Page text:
'The Apprentice' Season 10 Winner: Brandy Kuentzel is Hired

the apprentice winner Brandy KuentzelFor one man and one woman hit hard by the economy, it all came down to tonight: 'The Apprentice' season 10 finale. Brandy Kuentzel heard, "You're hired!"

"I'm honestly just digesting it all," Brandy told AOL Jobs. "I was preparing myself for Clint to win. Now I go home and pack and wait for the call."

The two-part finale had contestants planning large scale events at the Trump National Golf Course in Westchester, N.Y. Brandy managed a golf tournament with Kathy Griffin for entertainment; Clint Robertson planned a gala headlined by Liza Minnelli.

Part Two opened with Clint's team fixing a misspelled celebrity name in the nick of time. Even so, Ivanka Trump expressed concern with Clint's ability to lead in addition to delegate after checking in on him.

Over at Team Brandy, VIPs, including former NFL and NHL players, hit the golf course. Her first error, sending the photographer to the wrong golf course, was remedied. Her second error placed Donald Trump in a golf threesome. In a scramble format, three players is a disadvantage. Brandy picked up the slack and scored MSNBC hosts Mika Brzezinski and Joe Scarborough to join him. Kathy Griffin took to the golf course to add some sass to the event. Ivanka praised the golfer photos branded with Trump National, but later Brandy took heat for poor quality golf merchandise as prizes.

As the gala started, flow through the buffet line was an issue. Don Jr. shot a look implying concern with Clint's ability to feed more than 500 people in an hour. But he did it with time to spare. He emceed the event with his Texas accent and a lot of "Y'all"s. Later, he would be questioned about a lack of "polish" in his approach, which was actually just genuine "Texas." The classic tune 'New York, New York' and a standing ovation closed out Liza's show.

Both finalists felt like winners. But there could only be one. In the boardroom, four of the six ex-contestants preferred Brandy as a leader. The finalists, both former attorneys, had to prove their cases. Clint ran down his resume. Brandy did not. Clint said, "I'm a CEO in a box." Brandy said, "I would love the chance to work alongside Ivanka, Don, or Eric, the next generation [of Trumps]."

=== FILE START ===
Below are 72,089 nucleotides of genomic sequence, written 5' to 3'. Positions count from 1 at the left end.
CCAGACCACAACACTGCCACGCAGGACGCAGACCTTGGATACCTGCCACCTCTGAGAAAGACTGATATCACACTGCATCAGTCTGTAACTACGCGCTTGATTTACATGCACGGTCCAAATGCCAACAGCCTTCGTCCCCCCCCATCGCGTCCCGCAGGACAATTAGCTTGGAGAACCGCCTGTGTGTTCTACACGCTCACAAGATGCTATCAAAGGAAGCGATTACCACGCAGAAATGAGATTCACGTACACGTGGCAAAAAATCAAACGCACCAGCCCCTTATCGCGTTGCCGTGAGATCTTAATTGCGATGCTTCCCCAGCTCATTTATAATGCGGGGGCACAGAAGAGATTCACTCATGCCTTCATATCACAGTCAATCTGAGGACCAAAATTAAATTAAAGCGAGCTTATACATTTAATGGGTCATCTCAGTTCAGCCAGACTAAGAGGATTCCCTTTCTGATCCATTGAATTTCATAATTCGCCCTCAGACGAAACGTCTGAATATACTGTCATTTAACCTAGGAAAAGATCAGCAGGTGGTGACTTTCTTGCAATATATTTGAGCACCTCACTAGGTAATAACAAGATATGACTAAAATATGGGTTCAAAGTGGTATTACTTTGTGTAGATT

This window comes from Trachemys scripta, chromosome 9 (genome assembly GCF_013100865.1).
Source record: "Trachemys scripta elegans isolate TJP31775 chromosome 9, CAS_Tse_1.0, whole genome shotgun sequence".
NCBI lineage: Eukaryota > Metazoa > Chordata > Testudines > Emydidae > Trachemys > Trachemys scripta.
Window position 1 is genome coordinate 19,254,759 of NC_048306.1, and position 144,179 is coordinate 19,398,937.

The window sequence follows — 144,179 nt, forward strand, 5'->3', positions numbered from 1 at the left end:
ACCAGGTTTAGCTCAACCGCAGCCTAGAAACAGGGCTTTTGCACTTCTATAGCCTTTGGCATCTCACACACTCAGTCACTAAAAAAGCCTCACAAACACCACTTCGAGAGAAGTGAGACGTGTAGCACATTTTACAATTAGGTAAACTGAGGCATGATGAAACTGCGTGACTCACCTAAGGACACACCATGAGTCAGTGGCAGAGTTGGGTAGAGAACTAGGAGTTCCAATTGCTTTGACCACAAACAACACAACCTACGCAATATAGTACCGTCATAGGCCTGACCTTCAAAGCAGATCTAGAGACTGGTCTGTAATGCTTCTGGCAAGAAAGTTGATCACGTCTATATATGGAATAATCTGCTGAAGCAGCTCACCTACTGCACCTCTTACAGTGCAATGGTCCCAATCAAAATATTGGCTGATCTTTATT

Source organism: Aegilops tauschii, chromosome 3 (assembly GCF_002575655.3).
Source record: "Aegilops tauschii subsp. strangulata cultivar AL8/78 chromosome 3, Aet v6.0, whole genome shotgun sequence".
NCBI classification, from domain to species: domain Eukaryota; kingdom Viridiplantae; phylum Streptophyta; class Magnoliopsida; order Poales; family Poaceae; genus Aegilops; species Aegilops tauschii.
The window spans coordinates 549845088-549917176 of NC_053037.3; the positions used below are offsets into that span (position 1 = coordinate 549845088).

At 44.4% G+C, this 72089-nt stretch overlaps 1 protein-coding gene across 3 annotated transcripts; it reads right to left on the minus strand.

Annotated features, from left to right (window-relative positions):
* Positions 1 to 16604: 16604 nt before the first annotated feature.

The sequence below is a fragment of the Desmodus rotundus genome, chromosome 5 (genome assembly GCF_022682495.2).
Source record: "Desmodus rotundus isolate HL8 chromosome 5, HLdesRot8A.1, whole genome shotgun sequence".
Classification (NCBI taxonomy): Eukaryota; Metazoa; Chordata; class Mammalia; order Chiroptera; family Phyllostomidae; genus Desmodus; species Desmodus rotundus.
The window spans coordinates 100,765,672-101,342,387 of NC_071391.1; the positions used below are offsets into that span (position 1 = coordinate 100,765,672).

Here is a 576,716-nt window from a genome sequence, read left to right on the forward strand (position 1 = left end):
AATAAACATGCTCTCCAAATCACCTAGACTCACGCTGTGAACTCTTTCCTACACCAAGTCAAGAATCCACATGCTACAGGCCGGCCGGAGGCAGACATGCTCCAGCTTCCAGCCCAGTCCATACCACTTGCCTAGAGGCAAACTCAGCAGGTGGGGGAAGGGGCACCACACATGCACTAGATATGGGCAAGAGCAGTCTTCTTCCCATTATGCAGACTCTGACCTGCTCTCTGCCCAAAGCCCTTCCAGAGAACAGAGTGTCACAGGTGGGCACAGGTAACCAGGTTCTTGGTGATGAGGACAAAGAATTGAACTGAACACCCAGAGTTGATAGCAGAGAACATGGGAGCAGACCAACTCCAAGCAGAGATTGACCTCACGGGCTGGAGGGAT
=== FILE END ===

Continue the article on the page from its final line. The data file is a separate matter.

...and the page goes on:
Brandy told AOL Jobs before the final boardroom, she and Clint were given 15 supervised minutes to surf the Internet and find out where they would want to be in the Trump Organization. Clint chose golf real estate and spoke of hotels and resorts. Brandy didn't need to go online; she already knew.

And so season 10 of 'The Apprentice' ended with Trump announcing, "Clint, you're fired! Brandy, congratulations. I look forward to having you as the Apprentice."

Brandy and Clint speak to AOL Jobs

AOL Jobs sat down with Brandy and Clint on the afternoon of the big reveal to talk about their journey. Since shooting ended in July, Brandy and Clint commiserated with each other after the show aired each week. They saw episodes for the first time when viewers did.

Why were they the two left standing? It's simple, according to Brandy.

"You have to be the same on camera as off camera," she said.

They would not name names of those they disliked, but agreed that Steuart Martens and Stephanie Castagnier were true contenders. They said other contestants were nice people off camera, even if editing presented them as otherwise.

AOL Jobs Asks
Apprentice Brandy Kuentzel
5 Quick Questions

1. What was your first job? Fifth grade paper route in Alaska.

2. What inspires you? I'm inspired by everyone. Really. I think I can learn from people I like and people I don't like.

3. What is the most important trait needed to succeed? Self awareness and self respect

4. What is your biggest challenge? Being my own best champion

5. What is the best career advice you ever received? Be a good person.

Head to head

Living in San Francisco, Brandy is an Alaska-bred deal lawyer who finds passion in animal rights issues. A layoff led her to start a cupcake truck with a friend which she just sold. She liked law, but believes that things happen for a reason.